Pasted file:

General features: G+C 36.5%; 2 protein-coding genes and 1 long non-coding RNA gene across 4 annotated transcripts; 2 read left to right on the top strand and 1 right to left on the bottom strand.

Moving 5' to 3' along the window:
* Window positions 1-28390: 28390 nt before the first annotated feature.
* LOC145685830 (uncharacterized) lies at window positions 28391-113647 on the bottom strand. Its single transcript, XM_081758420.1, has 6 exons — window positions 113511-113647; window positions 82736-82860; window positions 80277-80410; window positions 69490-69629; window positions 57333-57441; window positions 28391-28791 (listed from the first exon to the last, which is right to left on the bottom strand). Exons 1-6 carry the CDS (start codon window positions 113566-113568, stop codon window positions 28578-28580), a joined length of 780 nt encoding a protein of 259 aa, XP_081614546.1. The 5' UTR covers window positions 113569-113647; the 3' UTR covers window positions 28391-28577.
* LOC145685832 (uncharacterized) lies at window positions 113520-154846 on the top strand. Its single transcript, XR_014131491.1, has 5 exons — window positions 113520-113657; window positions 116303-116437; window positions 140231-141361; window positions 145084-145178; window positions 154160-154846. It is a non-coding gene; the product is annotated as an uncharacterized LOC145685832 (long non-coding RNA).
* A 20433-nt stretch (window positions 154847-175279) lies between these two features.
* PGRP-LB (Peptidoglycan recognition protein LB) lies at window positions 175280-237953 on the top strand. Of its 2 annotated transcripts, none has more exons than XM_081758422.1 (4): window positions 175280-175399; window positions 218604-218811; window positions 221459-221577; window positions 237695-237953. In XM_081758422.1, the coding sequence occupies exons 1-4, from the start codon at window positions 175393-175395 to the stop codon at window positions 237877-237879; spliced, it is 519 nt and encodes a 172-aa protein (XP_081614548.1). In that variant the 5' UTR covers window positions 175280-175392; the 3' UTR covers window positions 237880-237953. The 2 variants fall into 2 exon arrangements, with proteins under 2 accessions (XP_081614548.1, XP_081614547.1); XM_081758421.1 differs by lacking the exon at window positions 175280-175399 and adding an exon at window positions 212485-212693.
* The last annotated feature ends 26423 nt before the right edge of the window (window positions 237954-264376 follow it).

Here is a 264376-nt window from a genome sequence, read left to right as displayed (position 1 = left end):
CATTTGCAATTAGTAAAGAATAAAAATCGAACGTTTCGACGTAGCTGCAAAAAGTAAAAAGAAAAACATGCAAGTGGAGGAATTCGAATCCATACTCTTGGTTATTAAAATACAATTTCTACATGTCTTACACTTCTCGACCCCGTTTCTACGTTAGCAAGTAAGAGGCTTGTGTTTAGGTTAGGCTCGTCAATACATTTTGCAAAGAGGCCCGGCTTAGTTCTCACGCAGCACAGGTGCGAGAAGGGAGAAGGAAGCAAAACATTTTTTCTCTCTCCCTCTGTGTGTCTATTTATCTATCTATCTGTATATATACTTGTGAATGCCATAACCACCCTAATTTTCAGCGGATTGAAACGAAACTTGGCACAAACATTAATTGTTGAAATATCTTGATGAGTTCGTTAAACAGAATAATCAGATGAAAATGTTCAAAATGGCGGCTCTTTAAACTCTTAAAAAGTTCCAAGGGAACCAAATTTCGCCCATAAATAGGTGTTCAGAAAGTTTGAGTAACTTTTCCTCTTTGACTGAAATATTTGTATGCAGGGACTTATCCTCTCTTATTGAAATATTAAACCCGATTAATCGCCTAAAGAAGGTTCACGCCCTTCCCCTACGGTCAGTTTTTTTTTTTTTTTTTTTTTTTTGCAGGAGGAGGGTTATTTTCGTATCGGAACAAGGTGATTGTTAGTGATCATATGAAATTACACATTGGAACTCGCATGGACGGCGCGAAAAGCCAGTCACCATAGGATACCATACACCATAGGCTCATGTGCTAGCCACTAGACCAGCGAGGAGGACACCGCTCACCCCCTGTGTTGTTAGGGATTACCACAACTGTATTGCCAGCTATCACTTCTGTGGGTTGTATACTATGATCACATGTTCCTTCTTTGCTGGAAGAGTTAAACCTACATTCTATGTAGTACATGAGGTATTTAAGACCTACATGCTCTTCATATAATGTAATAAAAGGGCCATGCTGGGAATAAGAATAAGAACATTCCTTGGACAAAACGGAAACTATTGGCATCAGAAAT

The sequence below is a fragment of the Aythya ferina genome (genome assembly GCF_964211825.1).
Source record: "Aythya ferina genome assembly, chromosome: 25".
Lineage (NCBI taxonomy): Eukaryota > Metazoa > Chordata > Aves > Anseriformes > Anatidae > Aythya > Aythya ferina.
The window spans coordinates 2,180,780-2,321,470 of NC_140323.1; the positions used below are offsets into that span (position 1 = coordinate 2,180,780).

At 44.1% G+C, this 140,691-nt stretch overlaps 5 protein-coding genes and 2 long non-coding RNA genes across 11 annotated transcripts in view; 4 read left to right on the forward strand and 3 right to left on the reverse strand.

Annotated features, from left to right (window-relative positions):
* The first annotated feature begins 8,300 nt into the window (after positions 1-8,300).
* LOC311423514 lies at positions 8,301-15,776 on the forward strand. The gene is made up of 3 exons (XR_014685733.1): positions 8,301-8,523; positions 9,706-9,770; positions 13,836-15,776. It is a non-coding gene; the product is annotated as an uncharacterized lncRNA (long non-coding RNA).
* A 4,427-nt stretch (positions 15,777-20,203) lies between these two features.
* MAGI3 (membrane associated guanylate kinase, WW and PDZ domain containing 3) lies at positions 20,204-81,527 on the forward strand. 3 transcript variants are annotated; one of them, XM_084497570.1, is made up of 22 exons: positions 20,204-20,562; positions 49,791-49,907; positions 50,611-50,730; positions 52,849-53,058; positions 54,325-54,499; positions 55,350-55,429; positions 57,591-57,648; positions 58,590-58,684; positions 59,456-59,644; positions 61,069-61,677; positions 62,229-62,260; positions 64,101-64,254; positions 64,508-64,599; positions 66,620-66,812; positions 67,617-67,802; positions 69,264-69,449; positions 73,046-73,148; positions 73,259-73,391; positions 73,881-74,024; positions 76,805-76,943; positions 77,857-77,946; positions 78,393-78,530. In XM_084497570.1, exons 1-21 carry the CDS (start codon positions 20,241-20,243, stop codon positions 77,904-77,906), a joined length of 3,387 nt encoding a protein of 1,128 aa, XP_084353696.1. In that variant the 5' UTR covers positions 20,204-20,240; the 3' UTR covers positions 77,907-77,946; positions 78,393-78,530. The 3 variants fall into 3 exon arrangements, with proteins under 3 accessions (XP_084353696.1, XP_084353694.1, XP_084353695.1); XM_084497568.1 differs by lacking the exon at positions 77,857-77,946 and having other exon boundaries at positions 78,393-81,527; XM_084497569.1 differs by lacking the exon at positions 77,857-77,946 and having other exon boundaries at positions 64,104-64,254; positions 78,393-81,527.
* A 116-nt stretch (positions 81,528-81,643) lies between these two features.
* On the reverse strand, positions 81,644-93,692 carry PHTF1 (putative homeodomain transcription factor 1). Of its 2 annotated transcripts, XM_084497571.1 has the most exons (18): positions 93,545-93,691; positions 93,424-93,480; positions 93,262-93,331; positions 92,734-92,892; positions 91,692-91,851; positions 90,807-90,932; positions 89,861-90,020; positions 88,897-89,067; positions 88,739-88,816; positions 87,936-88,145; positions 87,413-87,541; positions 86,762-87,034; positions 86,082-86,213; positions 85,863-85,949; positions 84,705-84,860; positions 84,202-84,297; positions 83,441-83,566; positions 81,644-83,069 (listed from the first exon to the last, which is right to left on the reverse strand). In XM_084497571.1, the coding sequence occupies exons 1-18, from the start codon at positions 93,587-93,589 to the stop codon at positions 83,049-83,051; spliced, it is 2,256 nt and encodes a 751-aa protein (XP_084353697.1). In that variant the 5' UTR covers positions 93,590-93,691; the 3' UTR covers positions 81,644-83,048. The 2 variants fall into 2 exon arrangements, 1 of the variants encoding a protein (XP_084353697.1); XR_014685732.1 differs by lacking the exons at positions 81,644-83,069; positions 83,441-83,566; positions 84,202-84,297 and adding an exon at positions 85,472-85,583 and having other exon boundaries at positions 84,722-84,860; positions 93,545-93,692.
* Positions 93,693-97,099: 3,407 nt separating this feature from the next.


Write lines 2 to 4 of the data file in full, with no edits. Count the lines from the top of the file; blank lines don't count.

Moving 5' to 3' along the window:
* Window positions 1-28390: 28390 nt before the first annotated feature.
* LOC145685830 (uncharacterized) lies at window positions 28391-113647 on the bottom strand. Its single transcript, XM_081758420.1, has 6 exons — window positions 113511-113647; window positions 82736-82860; window positions 80277-80410; window positions 69490-69629; window positions 57333-57441; window positions 28391-28791 (listed from the first exon to the last, which is right to left on the bottom strand). Exons 1-6 carry the CDS (start codon window positions 113566-113568, stop codon window positions 28578-28580), a joined length of 780 nt encoding a protein of 259 aa, XP_081614546.1. The 5' UTR covers window positions 113569-113647; the 3' UTR covers window positions 28391-28577.